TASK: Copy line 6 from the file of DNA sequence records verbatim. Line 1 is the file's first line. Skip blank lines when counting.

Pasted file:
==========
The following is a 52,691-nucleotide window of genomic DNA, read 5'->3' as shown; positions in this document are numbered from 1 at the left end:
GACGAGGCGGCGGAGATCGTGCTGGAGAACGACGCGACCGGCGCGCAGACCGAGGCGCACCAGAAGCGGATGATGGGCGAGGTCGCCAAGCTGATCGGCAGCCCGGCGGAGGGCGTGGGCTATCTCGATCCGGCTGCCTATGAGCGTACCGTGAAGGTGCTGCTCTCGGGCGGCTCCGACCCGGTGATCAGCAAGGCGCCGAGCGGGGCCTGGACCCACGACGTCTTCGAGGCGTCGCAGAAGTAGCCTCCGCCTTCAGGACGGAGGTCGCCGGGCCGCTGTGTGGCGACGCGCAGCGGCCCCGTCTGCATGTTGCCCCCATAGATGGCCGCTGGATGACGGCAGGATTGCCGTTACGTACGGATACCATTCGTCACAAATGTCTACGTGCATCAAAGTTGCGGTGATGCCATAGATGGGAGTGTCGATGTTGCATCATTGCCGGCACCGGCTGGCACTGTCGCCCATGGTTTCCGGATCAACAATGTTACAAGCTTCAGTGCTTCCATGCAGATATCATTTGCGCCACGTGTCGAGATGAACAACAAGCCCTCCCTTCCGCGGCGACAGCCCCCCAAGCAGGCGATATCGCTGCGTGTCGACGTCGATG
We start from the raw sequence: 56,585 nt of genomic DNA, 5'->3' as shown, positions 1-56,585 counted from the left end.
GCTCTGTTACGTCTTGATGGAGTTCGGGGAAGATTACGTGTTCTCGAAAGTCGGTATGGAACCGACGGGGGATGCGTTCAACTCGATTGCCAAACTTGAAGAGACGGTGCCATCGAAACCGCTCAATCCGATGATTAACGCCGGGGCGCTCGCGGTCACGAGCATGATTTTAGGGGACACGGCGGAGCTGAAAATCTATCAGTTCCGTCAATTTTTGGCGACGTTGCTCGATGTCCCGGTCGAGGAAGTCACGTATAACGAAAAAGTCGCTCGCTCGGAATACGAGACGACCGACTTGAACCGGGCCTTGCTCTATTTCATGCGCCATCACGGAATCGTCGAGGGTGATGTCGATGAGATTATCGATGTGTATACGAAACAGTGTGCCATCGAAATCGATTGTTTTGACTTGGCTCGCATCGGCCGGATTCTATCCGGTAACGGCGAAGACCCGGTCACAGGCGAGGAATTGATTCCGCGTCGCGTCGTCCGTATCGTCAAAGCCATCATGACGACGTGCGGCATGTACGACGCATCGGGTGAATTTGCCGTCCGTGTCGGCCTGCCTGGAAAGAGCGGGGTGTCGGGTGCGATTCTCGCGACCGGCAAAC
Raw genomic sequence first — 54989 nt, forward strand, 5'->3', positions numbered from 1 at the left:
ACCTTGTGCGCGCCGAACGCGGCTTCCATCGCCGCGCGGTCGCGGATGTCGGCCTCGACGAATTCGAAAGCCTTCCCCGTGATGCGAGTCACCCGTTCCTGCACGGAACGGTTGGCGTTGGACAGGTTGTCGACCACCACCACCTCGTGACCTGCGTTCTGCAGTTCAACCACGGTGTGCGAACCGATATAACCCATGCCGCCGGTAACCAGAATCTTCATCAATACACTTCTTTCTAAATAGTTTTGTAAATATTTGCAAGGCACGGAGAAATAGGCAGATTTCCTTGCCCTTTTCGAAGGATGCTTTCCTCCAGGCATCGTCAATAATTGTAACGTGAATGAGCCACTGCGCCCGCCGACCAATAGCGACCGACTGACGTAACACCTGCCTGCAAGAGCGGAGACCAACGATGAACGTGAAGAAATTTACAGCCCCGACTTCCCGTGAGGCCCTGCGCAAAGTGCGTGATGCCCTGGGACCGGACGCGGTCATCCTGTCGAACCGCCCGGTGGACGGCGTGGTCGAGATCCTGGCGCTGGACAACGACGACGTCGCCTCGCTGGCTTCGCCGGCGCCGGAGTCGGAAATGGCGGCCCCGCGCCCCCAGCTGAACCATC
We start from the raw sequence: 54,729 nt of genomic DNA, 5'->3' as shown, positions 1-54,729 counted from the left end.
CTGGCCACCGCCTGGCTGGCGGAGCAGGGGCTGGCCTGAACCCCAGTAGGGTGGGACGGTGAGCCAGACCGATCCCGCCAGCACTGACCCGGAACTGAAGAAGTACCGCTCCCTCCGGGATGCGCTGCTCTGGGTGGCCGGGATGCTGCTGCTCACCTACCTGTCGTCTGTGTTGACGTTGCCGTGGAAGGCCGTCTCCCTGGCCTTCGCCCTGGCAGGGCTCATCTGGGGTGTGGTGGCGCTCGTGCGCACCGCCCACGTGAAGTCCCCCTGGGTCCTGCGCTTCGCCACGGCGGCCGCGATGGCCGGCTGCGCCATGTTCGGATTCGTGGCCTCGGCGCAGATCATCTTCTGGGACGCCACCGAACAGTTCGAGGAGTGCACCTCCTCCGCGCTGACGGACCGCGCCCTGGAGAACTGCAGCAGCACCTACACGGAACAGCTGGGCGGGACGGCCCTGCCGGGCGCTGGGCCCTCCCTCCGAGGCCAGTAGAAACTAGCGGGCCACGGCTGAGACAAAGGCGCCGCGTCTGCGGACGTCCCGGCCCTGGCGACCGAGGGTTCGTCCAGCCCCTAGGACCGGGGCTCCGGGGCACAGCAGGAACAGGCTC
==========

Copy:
ACCTTGTGCGCGCCGAACGCGGCTTCCATCGCCGCGCGGTCGCGGATGTCGGCCTCGACGAATTCGAAAGCCTTCCCCGTGATGCGAGTCACCCGTTCCTGCACGGAACGGTTGGCGTTGGACAGGTTGTCGACCACCACCACCTCGTGACCTGCGTTCTGCAGTTCAACCACGGTGTGCGAACCGATATAACCCATGCCGCCGGTAACCAGAATCTTCATCAATACACTTCTTTCTAAATAGTTTTGTAAATATTTGCAAGGCACGGAGAAATAGGCAGATTTCCTTGCCCTTTTCGAAGGATGCTTTCCTCCAGGCATCGTCAATAATTGTAACGTGAATGAGCCACTGCGCCCGCCGACCAATAGCGACCGACTGACGTAACACCTGCCTGCAAGAGCGGAGACCAACGATGAACGTGAAGAAATTTACAGCCCCGACTTCCCGTGAGGCCCTGCGCAAAGTGCGTGATGCCCTGGGACCGGACGCGGTCATCCTGTCGAACCGCCCGGTGGACGGCGTGGTCGAGATCCTGGCGCTGGACAACGACGACGTCGCCTCGCTGGCTTCGCCGGCGCCGGAGTCGGAAATGGCGGCCCCGCGCCCCCAGCTGAACCATC